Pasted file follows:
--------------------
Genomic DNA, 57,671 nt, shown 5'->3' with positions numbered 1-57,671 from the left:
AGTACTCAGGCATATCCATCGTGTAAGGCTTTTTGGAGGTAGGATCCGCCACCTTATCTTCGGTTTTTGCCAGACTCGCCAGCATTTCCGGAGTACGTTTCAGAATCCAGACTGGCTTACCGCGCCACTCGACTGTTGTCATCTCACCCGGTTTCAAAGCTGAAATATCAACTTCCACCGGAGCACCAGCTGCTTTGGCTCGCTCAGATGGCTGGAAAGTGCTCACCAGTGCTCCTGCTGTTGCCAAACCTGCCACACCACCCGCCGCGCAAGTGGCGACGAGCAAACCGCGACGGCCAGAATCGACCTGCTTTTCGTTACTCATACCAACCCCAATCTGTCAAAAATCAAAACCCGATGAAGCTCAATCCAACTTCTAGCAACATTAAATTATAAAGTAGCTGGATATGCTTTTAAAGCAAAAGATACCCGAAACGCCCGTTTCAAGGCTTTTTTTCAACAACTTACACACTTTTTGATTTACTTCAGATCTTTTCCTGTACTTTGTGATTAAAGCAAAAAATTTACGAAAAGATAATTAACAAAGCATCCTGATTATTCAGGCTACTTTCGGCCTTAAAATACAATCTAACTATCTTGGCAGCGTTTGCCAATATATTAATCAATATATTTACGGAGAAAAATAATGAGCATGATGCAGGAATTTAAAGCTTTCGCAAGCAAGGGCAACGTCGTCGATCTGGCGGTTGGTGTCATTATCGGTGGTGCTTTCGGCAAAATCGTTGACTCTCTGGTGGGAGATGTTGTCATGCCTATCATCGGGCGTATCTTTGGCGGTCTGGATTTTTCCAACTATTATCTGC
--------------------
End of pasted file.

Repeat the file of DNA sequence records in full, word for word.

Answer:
Genomic DNA, 57,671 nt, shown 5'->3' with positions numbered 1-57,671 from the left:
AGTACTCAGGCATATCCATCGTGTAAGGCTTTTTGGAGGTAGGATCCGCCACCTTATCTTCGGTTTTTGCCAGACTCGCCAGCATTTCCGGAGTACGTTTCAGAATCCAGACTGGCTTACCGCGCCACTCGACTGTTGTCATCTCACCCGGTTTCAAAGCTGAAATATCAACTTCCACCGGAGCACCAGCTGCTTTGGCTCGCTCAGATGGCTGGAAAGTGCTCACCAGTGCTCCTGCTGTTGCCAAACCTGCCACACCACCCGCCGCGCAAGTGGCGACGAGCAAACCGCGACGGCCAGAATCGACCTGCTTTTCGTTACTCATACCAACCCCAATCTGTCAAAAATCAAAACCCGATGAAGCTCAATCCAACTTCTAGCAACATTAAATTATAAAGTAGCTGGATATGCTTTTAAAGCAAAAGATACCCGAAACGCCCGTTTCAAGGCTTTTTTTCAACAACTTACACACTTTTTGATTTACTTCAGATCTTTTCCTGTACTTTGTGATTAAAGCAAAAAATTTACGAAAAGATAATTAACAAAGCATCCTGATTATTCAGGCTACTTTCGGCCTTAAAATACAATCTAACTATCTTGGCAGCGTTTGCCAATATATTAATCAATATATTTACGGAGAAAAATAATGAGCATGATGCAGGAATTTAAAGCTTTCGCAAGCAAGGGCAACGTCGTCGATCTGGCGGTTGGTGTCATTATCGGTGGTGCTTTCGGCAAAATCGTTGACTCTCTGGTGGGAGATGTTGTCATGCCTATCATCGGGCGTATCTTTGGCGGTCTGGATTTTTCCAACTATTATCTGC